Sunday, February 7, 2010

Manage your own money yourself

The safest person to trust with your money is yourself. Yet, most of us choose to delegate the task of looking after our money to strangers. That's strange, when you come to think about it.

Most people I know do not love their jobs. Most do it for the sake of money. If we spend half of our waking hours slogging at a job which we do not like for $$$, then shouldn't we at least spend 10% of our remaining spare time learning how to manage it?

One reads about tragic cases of retirees who lost a big portion of their life savings in toxic investments in the financial crisis of 2008 - the most notable one in Asia being the Lehman Brothers Minibonds. During the heights of the Minibonds crisis in Singapore and Hong Kong, Tan Kin Lian's blog became my daily reading. In one of the comments to his blog, a Phd holder humbly admits that she and her spouse possess 2 Phds between them. Yet, they were duped into the toxic. These are people much smarter than me and the average man. If they had spend more time learning how to manage their money, they probably could have avoided it.

There are countless silent instances of retirees losing a big chunk of their life savings after enduring a lifetime on a job they dislike. It pains me when the victims are the elderly retirees who no longer have means to recover from the financial setback. They could easily have been my parents.

The reason so many people, including the conservative ones, got caught was that these structured financial products (Lehman Brothers Minibonds, DBS High notes) were sold by financial institutions they thought they could trust. While the banks were clearly in the wrong, it is not beneficial for the victims to put the blame entirely on them, however justified. As these events involve heavy losses, they offer valuable money lessons that are too expensive to waste. Don't waste the school fees by putting all the blame on the banks. To learn from something requires one to accept some amount of blame first. Of course, this is easier said than done as I was not a victim. I am sorry if you have been a victim of fraud.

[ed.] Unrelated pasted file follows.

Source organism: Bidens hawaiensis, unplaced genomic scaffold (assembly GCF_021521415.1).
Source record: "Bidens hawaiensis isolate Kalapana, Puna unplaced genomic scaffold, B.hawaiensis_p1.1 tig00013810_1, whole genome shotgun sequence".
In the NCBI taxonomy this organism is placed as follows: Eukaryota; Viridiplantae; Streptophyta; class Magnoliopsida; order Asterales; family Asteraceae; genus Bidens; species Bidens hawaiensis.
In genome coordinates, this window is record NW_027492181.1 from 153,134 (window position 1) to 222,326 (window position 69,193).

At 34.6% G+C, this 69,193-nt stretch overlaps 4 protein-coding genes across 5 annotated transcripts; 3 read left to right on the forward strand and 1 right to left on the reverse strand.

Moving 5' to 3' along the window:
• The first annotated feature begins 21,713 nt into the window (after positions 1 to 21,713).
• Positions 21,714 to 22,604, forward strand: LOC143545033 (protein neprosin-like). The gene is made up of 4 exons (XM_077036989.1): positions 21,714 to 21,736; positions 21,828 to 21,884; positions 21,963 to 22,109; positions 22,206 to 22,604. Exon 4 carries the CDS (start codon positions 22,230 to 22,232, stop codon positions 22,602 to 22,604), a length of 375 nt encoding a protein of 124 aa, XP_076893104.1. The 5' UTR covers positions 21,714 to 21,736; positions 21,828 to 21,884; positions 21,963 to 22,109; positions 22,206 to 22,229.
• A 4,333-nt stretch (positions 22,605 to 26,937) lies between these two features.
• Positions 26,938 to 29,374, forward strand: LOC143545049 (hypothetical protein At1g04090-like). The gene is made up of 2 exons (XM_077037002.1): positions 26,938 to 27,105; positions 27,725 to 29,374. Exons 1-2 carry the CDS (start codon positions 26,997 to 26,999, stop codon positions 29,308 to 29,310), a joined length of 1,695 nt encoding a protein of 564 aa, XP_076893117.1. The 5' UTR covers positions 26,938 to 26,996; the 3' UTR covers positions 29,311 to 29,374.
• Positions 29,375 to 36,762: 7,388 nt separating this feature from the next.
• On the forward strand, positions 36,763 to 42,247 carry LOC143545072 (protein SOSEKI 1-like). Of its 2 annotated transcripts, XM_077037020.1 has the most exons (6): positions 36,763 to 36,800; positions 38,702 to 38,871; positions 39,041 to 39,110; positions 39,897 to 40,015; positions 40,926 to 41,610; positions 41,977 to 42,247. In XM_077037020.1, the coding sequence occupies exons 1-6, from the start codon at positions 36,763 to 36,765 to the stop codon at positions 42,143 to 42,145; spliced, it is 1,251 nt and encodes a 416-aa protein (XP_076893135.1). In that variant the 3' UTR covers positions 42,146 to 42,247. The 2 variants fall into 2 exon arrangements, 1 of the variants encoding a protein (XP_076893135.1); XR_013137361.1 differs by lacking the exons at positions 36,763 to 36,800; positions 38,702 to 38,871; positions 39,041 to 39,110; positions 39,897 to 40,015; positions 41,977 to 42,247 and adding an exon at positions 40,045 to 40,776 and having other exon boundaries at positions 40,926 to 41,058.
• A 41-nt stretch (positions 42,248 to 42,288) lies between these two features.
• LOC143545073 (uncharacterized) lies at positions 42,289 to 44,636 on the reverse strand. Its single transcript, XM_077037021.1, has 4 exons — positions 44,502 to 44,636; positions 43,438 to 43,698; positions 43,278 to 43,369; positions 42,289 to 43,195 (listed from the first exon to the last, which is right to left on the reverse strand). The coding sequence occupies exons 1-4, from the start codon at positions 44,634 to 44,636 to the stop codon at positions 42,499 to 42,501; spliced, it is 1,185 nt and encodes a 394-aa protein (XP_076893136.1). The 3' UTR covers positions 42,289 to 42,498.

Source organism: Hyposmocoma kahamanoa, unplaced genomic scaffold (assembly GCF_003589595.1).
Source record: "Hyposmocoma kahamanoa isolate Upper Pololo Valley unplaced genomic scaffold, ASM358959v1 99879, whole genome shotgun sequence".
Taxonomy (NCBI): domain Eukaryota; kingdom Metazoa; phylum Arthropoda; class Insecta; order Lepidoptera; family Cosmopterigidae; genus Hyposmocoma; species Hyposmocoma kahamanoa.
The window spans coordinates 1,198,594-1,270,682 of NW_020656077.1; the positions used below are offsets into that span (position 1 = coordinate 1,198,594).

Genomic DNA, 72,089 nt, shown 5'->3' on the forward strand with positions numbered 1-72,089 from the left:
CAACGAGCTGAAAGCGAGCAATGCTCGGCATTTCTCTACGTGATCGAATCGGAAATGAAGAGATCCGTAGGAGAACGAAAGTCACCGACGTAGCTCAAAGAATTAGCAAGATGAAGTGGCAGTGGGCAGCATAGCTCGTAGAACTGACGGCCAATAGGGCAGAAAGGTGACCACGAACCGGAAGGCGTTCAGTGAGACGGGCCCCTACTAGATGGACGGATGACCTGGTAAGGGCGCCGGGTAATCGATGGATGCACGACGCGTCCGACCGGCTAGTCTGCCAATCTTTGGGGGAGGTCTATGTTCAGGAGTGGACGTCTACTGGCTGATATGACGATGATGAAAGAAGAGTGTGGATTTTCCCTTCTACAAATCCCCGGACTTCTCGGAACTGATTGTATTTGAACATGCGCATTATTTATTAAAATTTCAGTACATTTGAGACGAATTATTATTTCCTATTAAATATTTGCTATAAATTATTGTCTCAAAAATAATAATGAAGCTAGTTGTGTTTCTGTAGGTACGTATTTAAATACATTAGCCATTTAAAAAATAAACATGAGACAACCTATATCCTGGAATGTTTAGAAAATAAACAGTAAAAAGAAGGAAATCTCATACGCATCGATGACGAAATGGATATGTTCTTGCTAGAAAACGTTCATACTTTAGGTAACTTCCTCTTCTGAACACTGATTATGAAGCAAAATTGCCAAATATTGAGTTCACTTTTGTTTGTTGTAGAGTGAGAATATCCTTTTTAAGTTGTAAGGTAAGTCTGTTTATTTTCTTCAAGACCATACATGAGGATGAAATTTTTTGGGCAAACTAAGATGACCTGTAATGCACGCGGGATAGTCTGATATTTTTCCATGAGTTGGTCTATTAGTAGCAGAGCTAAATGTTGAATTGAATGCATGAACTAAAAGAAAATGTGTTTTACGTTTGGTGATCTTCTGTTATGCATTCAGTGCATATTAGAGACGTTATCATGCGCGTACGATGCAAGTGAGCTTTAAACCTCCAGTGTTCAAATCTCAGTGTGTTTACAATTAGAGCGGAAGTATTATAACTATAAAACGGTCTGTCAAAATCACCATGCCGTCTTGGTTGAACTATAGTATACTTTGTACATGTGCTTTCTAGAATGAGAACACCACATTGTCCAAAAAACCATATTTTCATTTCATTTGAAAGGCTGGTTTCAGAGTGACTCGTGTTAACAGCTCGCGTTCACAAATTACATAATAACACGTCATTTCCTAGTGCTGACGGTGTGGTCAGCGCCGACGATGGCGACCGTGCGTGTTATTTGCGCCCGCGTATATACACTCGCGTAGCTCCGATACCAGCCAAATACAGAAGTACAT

Banks are supposed to be guardians of the people's hard-earned savings. Even if they cannot be trusted, they are still regulated by the monetary authorities. How could this happen? The immediate reaction is to blame dishonest bankers, incompetent regulators ... everyone else except ourselves. First and foremost, it is our duty to take care of our own money ourselves. The best person to trust with your own money is yourself.

This is my maiden post. I would like to attract like-minded people to share their ideas and experiences on this blog to help everyone, including myself, help themselves with their own money.


  1. Money can be a personal thing for some people; that's why they don't let others handle it. It makes sense because their money is a product of their own blood, sweat, and tears, so it's only right for them to see where each cent goes. If you want to manage your finances yourself, try to figure out how the experts do it.

  2. Hi,i would like to know what kind of style would you play as a first start off with small capital like your case 10k.

    Do you think it wise to do a long term investing? or like what you did speculate to raise fund first?
    is there any other style that suit a newbie?

  3. Recently a lot of articles have appeared about people who suffered from money swindlers. Very often victims are the same people as we. Such things happen, because people belief that someone else understands money stuff better than you. It happens from time to time to all of us, and very often we don’t know how to protect ourselves from fraud behavior. We can meet such people in the street, banks, shops… while applying for online loans in financial emergency. For any of several reasons, we allow other people decide how to use our money. People dare to believe that someone else is capable to understand our financial situation better, than ourselves.